If there's anything I learned in my near-decade homeschooling, it is that to homeschool effectively, there are two things you need to concentrate on.
If I were to start over again with little ones, I would probably spend our mornings on math and reading, and spend our afternoons letting the kids do whatever they wanted... unschooling of sorts. This is because I love the idea of unschooling and the magic it can create, but I am also a stickler for math and reading.
I think math is so important because I like to educate the child toward college. Even though I realize this is not everyone's goal, for my and my family it is non-negotiable. Even for those non-college-bound kiddies or
the undecided, I'd hate to think I didn't do enough in this area to allow a child every option to get into college and even have a math related career if they so choose. This doesn't mean that the kid has to excel in math, especially if that is not his thing, but he needs to be uber-comfortable with whatever level of math he can achieve. At bare minimum though, I think homeschoolers should be introduced to Algebra and Geometry, and my favorite, Personal Finance. But there should also be nothing to keep them from attempting Algebra 2, Trig, calculus, and college math. I am going to take this one step further and add that I think math tutoring is something that homeschoolers should strongly consider. Once the parent has taken the homeschooler to a point where they begin to feel uncomfortable, they may want to have someone else pick up the reigns. In my kids' cases they had learned to self-teach by this point (Algebra 2) but I can't help but wonder if someone else could have kept them engaged in math and loving it. While they have accomplished enough math-wise to get into college, they wouldn't be upset if math would just go away. That makes me sad.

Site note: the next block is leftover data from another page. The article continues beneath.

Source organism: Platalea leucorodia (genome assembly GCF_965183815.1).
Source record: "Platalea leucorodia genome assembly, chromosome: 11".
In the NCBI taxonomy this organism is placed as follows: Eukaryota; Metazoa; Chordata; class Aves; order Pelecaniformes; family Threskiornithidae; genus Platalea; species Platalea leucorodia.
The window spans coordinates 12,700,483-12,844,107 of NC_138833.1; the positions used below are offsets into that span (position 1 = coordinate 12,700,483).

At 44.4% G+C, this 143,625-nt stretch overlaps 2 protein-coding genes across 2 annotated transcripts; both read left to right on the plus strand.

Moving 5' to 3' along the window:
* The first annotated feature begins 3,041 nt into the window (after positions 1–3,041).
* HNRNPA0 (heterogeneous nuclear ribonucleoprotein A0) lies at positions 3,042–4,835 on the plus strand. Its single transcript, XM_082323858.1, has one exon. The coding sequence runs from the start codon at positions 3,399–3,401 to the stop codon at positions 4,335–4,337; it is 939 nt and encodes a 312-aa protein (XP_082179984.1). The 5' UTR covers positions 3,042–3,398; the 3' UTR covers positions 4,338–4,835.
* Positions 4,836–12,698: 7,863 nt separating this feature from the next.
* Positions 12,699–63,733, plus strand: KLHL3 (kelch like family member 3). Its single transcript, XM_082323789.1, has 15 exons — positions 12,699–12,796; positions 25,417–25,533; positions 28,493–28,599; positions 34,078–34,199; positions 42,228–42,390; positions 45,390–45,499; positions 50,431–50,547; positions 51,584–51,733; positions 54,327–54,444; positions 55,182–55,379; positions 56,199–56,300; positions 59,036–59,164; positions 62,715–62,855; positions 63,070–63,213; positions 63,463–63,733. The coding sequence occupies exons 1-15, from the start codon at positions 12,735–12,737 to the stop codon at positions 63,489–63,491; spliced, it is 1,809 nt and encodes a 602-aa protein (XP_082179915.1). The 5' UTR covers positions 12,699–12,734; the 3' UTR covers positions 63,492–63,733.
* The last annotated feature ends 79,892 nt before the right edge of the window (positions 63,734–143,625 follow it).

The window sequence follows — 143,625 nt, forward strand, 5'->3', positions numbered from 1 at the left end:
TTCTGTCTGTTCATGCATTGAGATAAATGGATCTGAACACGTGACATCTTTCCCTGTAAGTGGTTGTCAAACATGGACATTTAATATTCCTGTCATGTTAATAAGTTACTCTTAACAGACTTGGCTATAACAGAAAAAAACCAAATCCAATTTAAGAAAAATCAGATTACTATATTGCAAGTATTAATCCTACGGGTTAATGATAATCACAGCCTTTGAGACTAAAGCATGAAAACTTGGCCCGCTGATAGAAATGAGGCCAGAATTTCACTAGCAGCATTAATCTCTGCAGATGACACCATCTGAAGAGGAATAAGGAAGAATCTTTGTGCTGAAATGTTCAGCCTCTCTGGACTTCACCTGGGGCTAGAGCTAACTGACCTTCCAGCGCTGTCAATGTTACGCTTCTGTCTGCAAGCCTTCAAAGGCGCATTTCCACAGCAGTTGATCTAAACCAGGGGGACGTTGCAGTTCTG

But homeschooling isn't about second guessing is it?
Then there's reading. A child who reads and likes it, starts writing and liking it. Plus reading can cover so many subjects, from grammar to literature, to reading about historical people and scientists, so much ground can be covered if the child would just get a love for the written word. At a young age, I like to cover fiction, historical fiction, fantasy, poetry, and even non fiction. Then as they get older, let them begin to choose their own reading material, and just give them guidance on what will round them out.
This year, I saw the results of what a love for reading can do. My daughter reads so much that she can often be found listening to one book on headphones while reading another... Strange, but true. Her love for reading translated to very high verbal scores on standardized tests. While my son did not score as high as his younger sister did, his disdain for everything fiction led him to choose NON-fiction for his reading materials this year. He rediscovered the usefulness of manuals and learned that an instruction book is a mighty-fine thing. He also found inspiration, and common sense among the pages of his "literature" lessons this year. I have to say that I am very happy with the result of demanding my kids read for several hours every day.
One top of that the only other thing I would recommend is to let them spend the rest of their hours doing what they love... in my kids case, one focused on music and theater, the other computers, art, piano, and photography.
If you had two recommendations for homeschooling, what would they be? Leave a comment.
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